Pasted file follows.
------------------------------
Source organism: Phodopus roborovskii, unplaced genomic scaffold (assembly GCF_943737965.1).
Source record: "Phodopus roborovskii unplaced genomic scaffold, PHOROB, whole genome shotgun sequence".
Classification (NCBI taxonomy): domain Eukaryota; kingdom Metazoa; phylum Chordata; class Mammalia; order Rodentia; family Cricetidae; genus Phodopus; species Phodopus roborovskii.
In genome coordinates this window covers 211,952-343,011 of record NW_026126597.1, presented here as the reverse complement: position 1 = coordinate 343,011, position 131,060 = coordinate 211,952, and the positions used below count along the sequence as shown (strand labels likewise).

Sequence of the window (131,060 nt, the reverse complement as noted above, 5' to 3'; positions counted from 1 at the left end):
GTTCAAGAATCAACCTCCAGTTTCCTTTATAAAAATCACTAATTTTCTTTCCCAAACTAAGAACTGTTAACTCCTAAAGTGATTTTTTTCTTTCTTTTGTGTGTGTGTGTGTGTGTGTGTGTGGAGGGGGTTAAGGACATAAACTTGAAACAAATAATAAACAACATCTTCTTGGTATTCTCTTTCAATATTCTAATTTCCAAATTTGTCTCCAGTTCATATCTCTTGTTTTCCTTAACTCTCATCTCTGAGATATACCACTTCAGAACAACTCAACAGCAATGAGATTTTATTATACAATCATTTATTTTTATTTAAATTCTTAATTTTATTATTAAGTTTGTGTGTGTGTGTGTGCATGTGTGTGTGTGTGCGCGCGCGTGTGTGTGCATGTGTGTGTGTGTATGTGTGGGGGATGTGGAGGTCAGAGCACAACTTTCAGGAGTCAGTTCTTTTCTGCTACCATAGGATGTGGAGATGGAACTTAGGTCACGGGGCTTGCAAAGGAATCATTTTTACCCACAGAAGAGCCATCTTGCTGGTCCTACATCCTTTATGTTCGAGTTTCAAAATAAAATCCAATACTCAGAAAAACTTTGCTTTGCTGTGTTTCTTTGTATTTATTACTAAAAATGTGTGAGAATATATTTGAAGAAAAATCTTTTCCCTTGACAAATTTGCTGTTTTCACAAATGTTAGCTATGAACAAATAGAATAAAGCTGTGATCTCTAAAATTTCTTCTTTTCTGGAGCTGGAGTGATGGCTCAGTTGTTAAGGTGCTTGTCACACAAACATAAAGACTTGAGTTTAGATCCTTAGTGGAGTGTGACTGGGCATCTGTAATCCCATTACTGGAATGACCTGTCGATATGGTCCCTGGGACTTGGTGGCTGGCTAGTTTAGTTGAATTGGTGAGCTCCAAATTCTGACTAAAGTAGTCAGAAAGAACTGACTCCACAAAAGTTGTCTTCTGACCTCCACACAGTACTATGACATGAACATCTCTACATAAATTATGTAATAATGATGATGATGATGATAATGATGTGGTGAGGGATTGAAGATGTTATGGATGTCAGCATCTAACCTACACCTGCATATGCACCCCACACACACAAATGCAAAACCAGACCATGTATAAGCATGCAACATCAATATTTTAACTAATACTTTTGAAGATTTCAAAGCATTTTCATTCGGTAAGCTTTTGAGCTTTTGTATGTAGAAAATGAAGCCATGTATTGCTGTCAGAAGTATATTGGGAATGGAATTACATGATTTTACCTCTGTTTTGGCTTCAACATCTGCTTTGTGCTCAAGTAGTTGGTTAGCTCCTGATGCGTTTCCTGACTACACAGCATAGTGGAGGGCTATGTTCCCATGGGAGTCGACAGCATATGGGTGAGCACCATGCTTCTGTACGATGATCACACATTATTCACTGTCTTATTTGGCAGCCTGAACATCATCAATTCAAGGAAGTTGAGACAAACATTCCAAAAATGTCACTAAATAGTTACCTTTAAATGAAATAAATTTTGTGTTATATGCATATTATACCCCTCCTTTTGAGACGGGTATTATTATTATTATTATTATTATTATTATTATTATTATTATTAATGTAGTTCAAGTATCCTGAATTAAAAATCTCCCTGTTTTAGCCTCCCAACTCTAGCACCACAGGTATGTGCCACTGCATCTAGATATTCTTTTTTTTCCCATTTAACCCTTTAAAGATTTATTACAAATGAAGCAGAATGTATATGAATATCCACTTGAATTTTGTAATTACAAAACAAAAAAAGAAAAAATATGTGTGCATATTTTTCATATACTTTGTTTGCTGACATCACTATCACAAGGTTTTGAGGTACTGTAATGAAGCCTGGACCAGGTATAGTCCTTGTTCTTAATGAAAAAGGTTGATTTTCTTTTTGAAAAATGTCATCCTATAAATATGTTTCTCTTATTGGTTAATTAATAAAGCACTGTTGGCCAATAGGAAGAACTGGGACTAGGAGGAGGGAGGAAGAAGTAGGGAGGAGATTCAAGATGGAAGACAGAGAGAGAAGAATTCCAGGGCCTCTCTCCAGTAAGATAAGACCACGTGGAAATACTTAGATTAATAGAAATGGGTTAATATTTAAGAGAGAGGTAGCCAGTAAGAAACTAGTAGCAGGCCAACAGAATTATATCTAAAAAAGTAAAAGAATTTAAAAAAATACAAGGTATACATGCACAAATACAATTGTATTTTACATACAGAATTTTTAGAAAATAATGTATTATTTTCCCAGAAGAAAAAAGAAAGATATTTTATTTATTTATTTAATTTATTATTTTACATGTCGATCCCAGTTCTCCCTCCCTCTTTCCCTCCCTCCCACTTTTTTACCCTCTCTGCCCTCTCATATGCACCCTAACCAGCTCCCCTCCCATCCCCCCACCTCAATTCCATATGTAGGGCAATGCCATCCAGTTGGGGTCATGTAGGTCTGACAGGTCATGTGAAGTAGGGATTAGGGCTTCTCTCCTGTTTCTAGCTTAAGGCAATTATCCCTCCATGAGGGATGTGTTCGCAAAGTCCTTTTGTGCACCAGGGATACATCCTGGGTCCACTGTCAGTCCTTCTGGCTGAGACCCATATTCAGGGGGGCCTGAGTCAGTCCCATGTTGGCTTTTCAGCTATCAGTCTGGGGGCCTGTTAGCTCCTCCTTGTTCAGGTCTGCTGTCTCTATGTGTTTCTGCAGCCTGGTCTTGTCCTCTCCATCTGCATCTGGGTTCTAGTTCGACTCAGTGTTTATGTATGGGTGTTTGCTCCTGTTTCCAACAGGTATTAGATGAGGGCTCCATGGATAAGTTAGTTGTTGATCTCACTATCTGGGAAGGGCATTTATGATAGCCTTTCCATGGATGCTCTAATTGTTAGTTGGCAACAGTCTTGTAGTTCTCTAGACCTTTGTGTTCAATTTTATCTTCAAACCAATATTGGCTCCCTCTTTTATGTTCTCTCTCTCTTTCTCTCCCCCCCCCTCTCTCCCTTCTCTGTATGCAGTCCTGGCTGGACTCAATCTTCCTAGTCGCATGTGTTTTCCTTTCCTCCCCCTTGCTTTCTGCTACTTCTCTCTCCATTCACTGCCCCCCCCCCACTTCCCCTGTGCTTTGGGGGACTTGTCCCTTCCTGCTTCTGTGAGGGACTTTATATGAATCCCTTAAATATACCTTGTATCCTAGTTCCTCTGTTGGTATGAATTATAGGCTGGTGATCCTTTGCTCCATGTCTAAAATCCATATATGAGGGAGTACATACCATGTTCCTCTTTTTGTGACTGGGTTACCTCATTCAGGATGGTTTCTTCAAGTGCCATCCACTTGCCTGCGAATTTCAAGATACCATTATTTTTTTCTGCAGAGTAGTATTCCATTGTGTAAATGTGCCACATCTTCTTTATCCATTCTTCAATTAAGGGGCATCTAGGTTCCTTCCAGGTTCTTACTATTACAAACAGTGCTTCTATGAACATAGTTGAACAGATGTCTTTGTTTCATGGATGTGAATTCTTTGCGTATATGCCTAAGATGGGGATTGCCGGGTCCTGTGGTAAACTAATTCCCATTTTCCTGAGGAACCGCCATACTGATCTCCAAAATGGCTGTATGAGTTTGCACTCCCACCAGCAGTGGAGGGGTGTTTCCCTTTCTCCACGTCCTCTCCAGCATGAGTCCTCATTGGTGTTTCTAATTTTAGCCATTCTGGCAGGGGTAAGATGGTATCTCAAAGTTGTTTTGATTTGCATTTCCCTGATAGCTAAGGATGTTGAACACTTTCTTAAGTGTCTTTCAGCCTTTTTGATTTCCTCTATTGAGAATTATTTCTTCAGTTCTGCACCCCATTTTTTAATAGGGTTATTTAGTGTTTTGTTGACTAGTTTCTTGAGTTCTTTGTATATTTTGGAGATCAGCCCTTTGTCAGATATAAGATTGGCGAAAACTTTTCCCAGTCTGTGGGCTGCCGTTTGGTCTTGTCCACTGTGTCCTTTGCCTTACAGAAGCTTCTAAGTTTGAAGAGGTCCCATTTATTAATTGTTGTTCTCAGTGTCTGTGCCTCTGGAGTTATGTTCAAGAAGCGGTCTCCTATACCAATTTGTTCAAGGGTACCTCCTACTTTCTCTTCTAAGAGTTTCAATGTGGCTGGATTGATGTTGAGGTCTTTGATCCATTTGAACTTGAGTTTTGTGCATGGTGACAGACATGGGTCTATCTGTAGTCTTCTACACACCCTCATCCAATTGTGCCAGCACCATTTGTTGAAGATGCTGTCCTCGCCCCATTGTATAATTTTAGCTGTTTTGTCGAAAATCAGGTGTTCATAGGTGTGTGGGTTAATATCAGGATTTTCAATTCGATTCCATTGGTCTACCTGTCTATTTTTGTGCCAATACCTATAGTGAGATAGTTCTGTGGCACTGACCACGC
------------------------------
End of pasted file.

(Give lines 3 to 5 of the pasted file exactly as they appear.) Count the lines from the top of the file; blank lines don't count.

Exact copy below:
Classification (NCBI taxonomy): domain Eukaryota; kingdom Metazoa; phylum Chordata; class Mammalia; order Rodentia; family Cricetidae; genus Phodopus; species Phodopus roborovskii.
In genome coordinates this window covers 211,952-343,011 of record NW_026126597.1, presented here as the reverse complement: position 1 = coordinate 343,011, position 131,060 = coordinate 211,952, and the positions used below count along the sequence as shown (strand labels likewise).

Sequence of the window (131,060 nt, the reverse complement as noted above, 5' to 3'; positions counted from 1 at the left end):